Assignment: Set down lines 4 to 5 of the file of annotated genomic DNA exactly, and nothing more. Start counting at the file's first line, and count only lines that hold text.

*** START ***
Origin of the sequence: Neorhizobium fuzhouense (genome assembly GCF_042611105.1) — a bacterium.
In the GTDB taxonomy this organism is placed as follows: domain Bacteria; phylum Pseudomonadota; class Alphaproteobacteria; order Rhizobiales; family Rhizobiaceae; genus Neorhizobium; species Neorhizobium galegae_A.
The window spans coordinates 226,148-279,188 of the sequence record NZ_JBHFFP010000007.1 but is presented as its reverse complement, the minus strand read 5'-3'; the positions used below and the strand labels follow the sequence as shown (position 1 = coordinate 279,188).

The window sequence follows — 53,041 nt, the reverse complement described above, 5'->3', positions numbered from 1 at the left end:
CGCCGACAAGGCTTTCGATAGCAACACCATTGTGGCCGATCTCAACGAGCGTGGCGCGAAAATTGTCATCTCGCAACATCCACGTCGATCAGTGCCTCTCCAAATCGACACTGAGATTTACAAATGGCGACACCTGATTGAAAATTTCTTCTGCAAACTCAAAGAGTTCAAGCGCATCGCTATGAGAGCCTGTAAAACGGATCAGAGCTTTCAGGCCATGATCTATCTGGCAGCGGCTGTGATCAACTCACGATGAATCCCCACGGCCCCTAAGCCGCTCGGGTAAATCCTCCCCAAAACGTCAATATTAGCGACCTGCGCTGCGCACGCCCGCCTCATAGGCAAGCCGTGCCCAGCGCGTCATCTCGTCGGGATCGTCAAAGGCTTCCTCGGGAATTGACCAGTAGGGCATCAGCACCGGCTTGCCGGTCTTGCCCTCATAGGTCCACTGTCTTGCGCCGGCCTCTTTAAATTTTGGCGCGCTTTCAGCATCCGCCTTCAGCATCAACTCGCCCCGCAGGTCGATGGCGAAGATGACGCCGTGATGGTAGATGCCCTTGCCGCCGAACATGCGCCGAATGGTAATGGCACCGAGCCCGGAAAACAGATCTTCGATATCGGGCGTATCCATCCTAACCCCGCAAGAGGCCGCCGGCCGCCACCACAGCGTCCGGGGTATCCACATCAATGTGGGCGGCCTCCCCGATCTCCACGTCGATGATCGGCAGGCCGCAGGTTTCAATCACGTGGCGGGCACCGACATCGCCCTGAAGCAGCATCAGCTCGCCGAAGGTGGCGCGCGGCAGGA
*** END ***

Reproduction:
The window sequence follows — 53,041 nt, the reverse complement described above, 5'->3', positions numbered from 1 at the left end:
CGCCGACAAGGCTTTCGATAGCAACACCATTGTGGCCGATCTCAACGAGCGTGGCGCGAAAATTGTCATCTCGCAACATCCACGTCGATCAGTGCCTCTCCAAATCGACACTGAGATTTACAAATGGCGACACCTGATTGAAAATTTCTTCTGCAAACTCAAAGAGTTCAAGCGCATCGCTATGAGAGCCTGTAAAACGGATCAGAGCTTTCAGGCCATGATCTATCTGGCAGCGGCTGTGATCAACTCACGATGAATCCCCACGGCCCCTAAGCCGCTCGGGTAAATCCTCCCCAAAACGTCAATATTAGCGACCTGCGCTGCGCACGCCCGCCTCATAGGCAAGCCGTGCCCAGCGCGTCATCTCGTCGGGATCGTCAAAGGCTTCCTCGGGAATTGACCAGTAGGGCATCAGCACCGGCTTGCCGGTCTTGCCCTCATAGGTCCACTGTCTTGCGCCGGCCTCTTTAAATTTTGGCGCGCTTTCAGCATCCGCCTTCAGCATCAACTCGCCCCGCAGGTCGATGGCGAAGATGACGCCGTGATGGTAGATGCCCTTGCCGCCGAACATGCGCCGAATGGTAATGGCACCGAGCCCGGAAAACAGATCTTCGATATCGGGCGTATCCATCCTAACCCCGCAAGAGGCCGCCGGCCGCCACCACAGCGTCCGGGGTATCCACATCAATGTGGGCGGCCTCCCCGATCTCCACGTCGATGATCGGCAGGCCGCAGGTTTCAATCACGTGGCGGGCACCGACATCGCCCTGAAGCAGCATCAGCTCGCCGAAGGTGGCGCGCGGCAGGA